The military's 'magic plan' to make enemies hallucinate
The armed forces are spending $4 million to find ways to cause enemies to see and hear things that aren't there
As the military's technology arm, the Defense Advanced Research Projects Agency (DARPA) is charged with ushering in the future of field combat, developing everything from hypersonic planes to robotic allies. But a new project hinted at in the Pentagon's defense budget is piquing outsider interest thanks to some seemingly bewitching connotations: The agency is being granted $4 million for a project known simply as "Battlefield Illusion." Here's what we know about the military's "magic plan":
What does the project call for?The goal is to develop a way to confuse the enemy with "auditory and visual" hallucinations to lend our troops a "tactical advantage," says Noah Shachtman at Wired. The project aims to use new technologies similar to the misdirection techniques utilized by magicians.
The military is really mimicking magicians?Yep. "Magicians and generals have had a long-standing relationship," says Shachtman. "Harry Houdini snooped on the German and Russian militaries for Scotland Yard. English illusionist Jasper Maskelyne is reported to have created dummy submarines and fake tanks to distract Rommel's army during World War II." And during the Cold War, the CIA paid magician John Mulholland $3,000 to write a manual on "misdirection, concealment, and stagecraft."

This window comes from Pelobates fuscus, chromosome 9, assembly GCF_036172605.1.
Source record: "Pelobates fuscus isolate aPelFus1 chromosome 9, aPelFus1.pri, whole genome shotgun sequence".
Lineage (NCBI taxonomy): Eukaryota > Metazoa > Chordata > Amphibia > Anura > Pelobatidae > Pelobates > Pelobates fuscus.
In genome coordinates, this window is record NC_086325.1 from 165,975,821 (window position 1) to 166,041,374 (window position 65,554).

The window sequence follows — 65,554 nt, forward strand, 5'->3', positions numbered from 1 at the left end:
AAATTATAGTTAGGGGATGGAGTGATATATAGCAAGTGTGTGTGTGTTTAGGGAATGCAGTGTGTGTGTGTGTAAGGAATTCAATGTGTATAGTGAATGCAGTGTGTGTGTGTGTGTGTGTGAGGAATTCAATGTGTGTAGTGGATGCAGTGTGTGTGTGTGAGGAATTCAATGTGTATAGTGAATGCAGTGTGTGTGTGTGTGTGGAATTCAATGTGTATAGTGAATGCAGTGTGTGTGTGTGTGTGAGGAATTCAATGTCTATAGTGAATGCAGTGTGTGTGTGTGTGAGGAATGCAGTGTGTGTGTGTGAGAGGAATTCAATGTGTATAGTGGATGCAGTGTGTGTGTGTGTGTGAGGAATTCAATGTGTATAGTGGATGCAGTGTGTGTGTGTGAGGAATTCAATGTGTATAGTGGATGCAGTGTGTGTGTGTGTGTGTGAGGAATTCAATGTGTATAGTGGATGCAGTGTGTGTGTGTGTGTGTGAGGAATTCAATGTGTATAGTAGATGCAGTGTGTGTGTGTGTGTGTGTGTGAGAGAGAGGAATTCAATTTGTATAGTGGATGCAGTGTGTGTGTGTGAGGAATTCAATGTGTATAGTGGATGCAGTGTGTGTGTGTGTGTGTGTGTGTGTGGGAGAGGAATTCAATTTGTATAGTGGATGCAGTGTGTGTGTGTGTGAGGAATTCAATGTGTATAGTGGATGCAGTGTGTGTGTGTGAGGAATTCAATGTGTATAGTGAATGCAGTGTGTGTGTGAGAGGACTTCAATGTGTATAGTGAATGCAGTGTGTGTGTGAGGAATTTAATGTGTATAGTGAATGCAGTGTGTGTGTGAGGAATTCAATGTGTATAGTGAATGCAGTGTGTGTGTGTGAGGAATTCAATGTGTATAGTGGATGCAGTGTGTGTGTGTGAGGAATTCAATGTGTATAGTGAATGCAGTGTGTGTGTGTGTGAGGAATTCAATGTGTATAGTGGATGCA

Alright. But how will "Battlefield Illusion" trick enemies?It would likely use "optical technology" mounted onto vehicles to create on-field hallucinations, says Rob Waugh at Britain's Daily Mail. The technology is said to be similar to "current measures designed to confuse radar systems" — such as electromagnetic manipulation — "but applied to human beings."
What other types of technologies have they looked into?Other military contractors have been developing "invisibility cloaks" to hide the infrared signatures of military vehicles. In the past, both the U.K. and U.S. governments have looked into weaponizing hallucinogens like LSD for combat use. And early in the war on terror, defense technology experts "floated the idea of a 'Voice of God' weapon," says Shachtman, which would have used "directed sound waves to convince would-be jihadis that Allah was speaking in their ears — and ordering them to put down their suicide belts." Sounds like magic, doesn't it?